Michael Roesslein:

We just shut the alarm off.

Dr. Felice Gersh:

We just shut the whole system down, like we talked about, and that is a false approach that we need to help her. I mean, it could be as simple as she has aa magnesium deficiency. It could be multiple deficiencies. It could be endocrine disruptors. In fact, they’ve now shown that young girls, as young as seven years of age, that you can predict that they’re going to have PCOS because they’re a little pudgy. They already can’t burn fat properly and they still have their so-called “baby fat” around their belly, but it’s cute. When you’re seven, not really. They’re already metabolically unhealthy as a little kid. If you measure a hormone that’s made by adipose tissue called adiponectin… So adiponectin…

We now know fat tissue is like a hormone producer, okay? It’s a very complex system in fat tissue, what’s going on in there, and they make a variety of hormones. They make leptin, which helps regulate appetite, which is also controlled by estrogen, and it makes adiponectin which helps to control burning of fat which is also controlled by estrogen. Women who are… Kids, I should say, they’re like, seven years old, if you measure their adiponectin it is substantially lower than what it should be. So you could actually recognize as a pediatrician, or a mom of a young child, a girl who’s, like seven, even younger, six, seven, eight years of age, that things are already going wrong metabolically. What can you do about that? Well, you can do a lot.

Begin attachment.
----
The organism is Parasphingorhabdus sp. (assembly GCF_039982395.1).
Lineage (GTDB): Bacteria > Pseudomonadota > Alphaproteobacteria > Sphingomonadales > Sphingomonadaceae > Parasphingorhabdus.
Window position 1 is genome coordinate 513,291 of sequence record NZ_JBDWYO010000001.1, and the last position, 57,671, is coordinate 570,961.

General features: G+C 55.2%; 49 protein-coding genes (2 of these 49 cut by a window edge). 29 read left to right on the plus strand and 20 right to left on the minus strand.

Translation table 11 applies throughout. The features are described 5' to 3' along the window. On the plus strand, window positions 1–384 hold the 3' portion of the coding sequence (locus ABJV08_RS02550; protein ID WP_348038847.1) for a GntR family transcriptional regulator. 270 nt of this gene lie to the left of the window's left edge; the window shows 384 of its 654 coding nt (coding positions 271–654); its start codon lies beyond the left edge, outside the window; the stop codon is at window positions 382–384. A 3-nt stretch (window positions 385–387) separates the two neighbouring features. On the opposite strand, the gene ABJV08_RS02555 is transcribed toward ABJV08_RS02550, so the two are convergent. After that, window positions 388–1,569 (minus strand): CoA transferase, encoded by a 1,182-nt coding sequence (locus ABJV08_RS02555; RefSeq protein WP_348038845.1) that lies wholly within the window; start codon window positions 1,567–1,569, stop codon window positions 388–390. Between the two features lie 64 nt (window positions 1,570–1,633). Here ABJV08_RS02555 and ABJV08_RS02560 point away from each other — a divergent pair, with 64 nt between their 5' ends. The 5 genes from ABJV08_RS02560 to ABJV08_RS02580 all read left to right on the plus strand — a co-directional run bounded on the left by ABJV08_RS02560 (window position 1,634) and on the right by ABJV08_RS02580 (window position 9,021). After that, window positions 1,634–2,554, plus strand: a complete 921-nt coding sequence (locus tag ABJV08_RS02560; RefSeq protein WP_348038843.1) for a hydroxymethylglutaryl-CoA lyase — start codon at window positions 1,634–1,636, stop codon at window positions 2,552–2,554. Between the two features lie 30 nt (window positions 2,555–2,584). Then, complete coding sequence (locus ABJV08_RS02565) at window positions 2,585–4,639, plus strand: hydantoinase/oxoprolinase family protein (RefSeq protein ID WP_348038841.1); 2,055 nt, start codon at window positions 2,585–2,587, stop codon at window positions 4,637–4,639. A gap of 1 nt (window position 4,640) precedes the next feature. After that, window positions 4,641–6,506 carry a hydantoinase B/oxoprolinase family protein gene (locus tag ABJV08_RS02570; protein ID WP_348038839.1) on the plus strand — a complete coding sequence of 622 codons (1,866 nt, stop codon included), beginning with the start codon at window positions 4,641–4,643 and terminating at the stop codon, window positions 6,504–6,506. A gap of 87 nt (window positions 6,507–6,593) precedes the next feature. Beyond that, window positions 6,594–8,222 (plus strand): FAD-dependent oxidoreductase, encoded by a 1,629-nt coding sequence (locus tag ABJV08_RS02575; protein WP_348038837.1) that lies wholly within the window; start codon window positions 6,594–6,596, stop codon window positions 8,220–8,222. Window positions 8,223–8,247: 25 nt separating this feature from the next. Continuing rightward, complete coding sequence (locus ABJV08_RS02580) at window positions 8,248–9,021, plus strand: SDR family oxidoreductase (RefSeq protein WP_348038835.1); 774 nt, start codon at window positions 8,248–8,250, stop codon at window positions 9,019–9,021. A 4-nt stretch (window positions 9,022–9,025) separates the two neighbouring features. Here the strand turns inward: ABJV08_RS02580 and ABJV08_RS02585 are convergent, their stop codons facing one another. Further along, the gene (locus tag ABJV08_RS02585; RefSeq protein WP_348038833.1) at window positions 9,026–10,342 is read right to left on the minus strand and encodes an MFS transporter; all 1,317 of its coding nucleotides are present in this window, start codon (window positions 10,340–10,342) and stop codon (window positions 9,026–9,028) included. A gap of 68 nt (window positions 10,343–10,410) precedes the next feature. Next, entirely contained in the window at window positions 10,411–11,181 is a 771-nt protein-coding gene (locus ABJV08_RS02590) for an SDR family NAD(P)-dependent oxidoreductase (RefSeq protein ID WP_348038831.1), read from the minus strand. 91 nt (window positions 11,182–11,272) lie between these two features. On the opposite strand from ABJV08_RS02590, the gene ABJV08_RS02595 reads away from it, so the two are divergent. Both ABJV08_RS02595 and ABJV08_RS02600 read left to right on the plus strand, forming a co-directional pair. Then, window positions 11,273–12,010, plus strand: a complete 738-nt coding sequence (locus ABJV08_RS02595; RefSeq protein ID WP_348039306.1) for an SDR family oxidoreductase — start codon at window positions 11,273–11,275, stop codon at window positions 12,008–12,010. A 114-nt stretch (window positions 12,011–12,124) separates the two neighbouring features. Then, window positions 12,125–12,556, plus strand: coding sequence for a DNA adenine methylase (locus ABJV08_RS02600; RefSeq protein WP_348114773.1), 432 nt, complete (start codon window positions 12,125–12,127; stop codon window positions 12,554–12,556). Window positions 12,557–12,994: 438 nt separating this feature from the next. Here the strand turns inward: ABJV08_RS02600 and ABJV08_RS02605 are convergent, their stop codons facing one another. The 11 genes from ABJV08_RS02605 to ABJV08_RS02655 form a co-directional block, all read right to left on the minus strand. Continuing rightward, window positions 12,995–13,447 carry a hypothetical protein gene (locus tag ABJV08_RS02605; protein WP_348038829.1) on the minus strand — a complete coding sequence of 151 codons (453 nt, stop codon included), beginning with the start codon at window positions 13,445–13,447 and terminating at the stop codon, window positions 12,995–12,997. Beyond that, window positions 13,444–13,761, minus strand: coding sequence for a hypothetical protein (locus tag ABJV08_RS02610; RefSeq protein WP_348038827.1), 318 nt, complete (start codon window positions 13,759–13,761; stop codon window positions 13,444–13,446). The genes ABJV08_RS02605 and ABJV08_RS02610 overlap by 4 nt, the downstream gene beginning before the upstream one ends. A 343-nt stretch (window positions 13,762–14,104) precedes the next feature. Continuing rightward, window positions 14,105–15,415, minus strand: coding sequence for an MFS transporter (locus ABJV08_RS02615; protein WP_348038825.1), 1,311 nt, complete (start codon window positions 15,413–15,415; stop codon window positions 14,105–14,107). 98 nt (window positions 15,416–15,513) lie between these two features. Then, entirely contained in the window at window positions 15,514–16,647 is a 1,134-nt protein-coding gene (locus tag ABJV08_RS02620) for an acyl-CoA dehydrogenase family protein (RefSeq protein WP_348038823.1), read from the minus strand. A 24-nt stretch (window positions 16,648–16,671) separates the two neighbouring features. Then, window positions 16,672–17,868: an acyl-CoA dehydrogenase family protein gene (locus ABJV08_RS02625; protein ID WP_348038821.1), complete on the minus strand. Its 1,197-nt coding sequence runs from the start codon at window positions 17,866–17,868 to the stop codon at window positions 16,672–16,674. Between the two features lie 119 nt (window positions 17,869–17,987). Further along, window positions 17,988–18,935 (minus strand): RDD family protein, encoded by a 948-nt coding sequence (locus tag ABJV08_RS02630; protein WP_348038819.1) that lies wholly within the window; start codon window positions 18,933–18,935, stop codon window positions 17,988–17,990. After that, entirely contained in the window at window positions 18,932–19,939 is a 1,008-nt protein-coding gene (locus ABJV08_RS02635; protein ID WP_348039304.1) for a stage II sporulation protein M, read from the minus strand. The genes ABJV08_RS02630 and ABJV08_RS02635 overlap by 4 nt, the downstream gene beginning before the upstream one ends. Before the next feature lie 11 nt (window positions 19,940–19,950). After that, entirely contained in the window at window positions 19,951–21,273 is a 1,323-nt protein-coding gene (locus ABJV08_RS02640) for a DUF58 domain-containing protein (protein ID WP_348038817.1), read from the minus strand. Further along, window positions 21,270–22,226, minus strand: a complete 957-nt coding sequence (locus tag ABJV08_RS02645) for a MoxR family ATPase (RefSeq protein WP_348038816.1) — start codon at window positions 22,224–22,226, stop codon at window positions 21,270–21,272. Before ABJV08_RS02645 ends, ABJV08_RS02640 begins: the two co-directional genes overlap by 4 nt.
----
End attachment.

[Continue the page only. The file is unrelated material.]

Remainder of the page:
You can make sure that they’re exercising. That they’re sleeping. That they’re eating the right foods and so forth. There’s a ton that you can do to not have the severe manifestations of PCOS actually occur. I call it realized destiny. Your destiny doesn’t have to be bad. You can change that by taking proactive steps. I mean, that’s what preventive medicine is all about. I’m trying to educate pediatricians to recognize that this is a pediatric condition… Well, it really starts in utero, and then it’s interesting.

So, looking at it I’ve found… I’m sure a lot of people have heard of methylation. We do that by checking a gene, MTHFR. What happens? I found that women who have some of the worst manifestations of PCOS, when you check MTHFR they’re homozygous. In other words they have two genes for not being a very good methylator. Their ability to do this process is down about 70% or so from what could be optimal. They, therefore, have lesser capability to eliminate endocrine disruptors and when they measure BPA in their bodies they’re higher than it is in the average woman. That could mean, but doesn’t necessarily mean, that they’re exposed to more BPA, because we’re all exposed all the time, but what it can mean, and most likely means, is that they’re less capable of eliminating it, which they were also when they were little teeny fetuses and babies, too.